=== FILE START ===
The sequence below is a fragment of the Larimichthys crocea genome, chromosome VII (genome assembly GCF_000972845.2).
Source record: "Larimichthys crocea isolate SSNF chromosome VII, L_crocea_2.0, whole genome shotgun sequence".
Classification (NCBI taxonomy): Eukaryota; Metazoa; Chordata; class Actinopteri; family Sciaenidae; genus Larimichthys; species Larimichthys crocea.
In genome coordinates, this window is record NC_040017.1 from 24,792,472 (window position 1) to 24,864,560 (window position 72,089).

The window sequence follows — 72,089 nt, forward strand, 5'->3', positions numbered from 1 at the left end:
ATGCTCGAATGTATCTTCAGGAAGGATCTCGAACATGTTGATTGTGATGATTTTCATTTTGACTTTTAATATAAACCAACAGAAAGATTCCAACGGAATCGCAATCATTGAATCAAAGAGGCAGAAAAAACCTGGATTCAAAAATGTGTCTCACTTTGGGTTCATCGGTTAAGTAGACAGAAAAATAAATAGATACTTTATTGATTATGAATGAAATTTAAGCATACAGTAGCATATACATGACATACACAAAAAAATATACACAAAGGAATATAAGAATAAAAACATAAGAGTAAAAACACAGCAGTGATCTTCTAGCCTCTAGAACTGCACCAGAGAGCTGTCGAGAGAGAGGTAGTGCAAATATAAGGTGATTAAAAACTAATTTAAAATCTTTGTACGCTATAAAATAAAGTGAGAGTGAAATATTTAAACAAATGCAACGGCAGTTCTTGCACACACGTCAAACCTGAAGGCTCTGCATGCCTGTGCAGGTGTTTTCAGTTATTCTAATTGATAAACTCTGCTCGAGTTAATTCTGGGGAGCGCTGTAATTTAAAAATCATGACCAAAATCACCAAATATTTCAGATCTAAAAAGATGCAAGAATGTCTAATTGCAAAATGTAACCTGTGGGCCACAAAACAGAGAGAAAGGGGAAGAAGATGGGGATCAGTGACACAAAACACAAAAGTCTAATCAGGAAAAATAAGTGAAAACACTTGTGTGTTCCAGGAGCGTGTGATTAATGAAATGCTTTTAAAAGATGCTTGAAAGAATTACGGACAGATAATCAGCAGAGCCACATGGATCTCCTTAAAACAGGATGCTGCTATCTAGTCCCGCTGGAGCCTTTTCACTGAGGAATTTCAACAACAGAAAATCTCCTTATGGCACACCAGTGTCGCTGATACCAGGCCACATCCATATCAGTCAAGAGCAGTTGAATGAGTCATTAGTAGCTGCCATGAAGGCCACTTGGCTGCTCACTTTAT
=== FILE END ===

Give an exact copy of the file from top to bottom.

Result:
The sequence below is a fragment of the Larimichthys crocea genome, chromosome VII (genome assembly GCF_000972845.2).
Source record: "Larimichthys crocea isolate SSNF chromosome VII, L_crocea_2.0, whole genome shotgun sequence".
Classification (NCBI taxonomy): Eukaryota; Metazoa; Chordata; class Actinopteri; family Sciaenidae; genus Larimichthys; species Larimichthys crocea.
In genome coordinates, this window is record NC_040017.1 from 24,792,472 (window position 1) to 24,864,560 (window position 72,089).

The window sequence follows — 72,089 nt, forward strand, 5'->3', positions numbered from 1 at the left end:
ATGCTCGAATGTATCTTCAGGAAGGATCTCGAACATGTTGATTGTGATGATTTTCATTTTGACTTTTAATATAAACCAACAGAAAGATTCCAACGGAATCGCAATCATTGAATCAAAGAGGCAGAAAAAACCTGGATTCAAAAATGTGTCTCACTTTGGGTTCATCGGTTAAGTAGACAGAAAAATAAATAGATACTTTATTGATTATGAATGAAATTTAAGCATACAGTAGCATATACATGACATACACAAAAAAATATACACAAAGGAATATAAGAATAAAAACATAAGAGTAAAAACACAGCAGTGATCTTCTAGCCTCTAGAACTGCACCAGAGAGCTGTCGAGAGAGAGGTAGTGCAAATATAAGGTGATTAAAAACTAATTTAAAATCTTTGTACGCTATAAAATAAAGTGAGAGTGAAATATTTAAACAAATGCAACGGCAGTTCTTGCACACACGTCAAACCTGAAGGCTCTGCATGCCTGTGCAGGTGTTTTCAGTTATTCTAATTGATAAACTCTGCTCGAGTTAATTCTGGGGAGCGCTGTAATTTAAAAATCATGACCAAAATCACCAAATATTTCAGATCTAAAAAGATGCAAGAATGTCTAATTGCAAAATGTAACCTGTGGGCCACAAAACAGAGAGAAAGGGGAAGAAGATGGGGATCAGTGACACAAAACACAAAAGTCTAATCAGGAAAAATAAGTGAAAACACTTGTGTGTTCCAGGAGCGTGTGATTAATGAAATGCTTTTAAAAGATGCTTGAAAGAATTACGGACAGATAATCAGCAGAGCCACATGGATCTCCTTAAAACAGGATGCTGCTATCTAGTCCCGCTGGAGCCTTTTCACTGAGGAATTTCAACAACAGAAAATCTCCTTATGGCACACCAGTGTCGCTGATACCAGGCCACATCCATATCAGTCAAGAGCAGTTGAATGAGTCATTAGTAGCTGCCATGAAGGCCACTTGGCTGCTCACTTTAT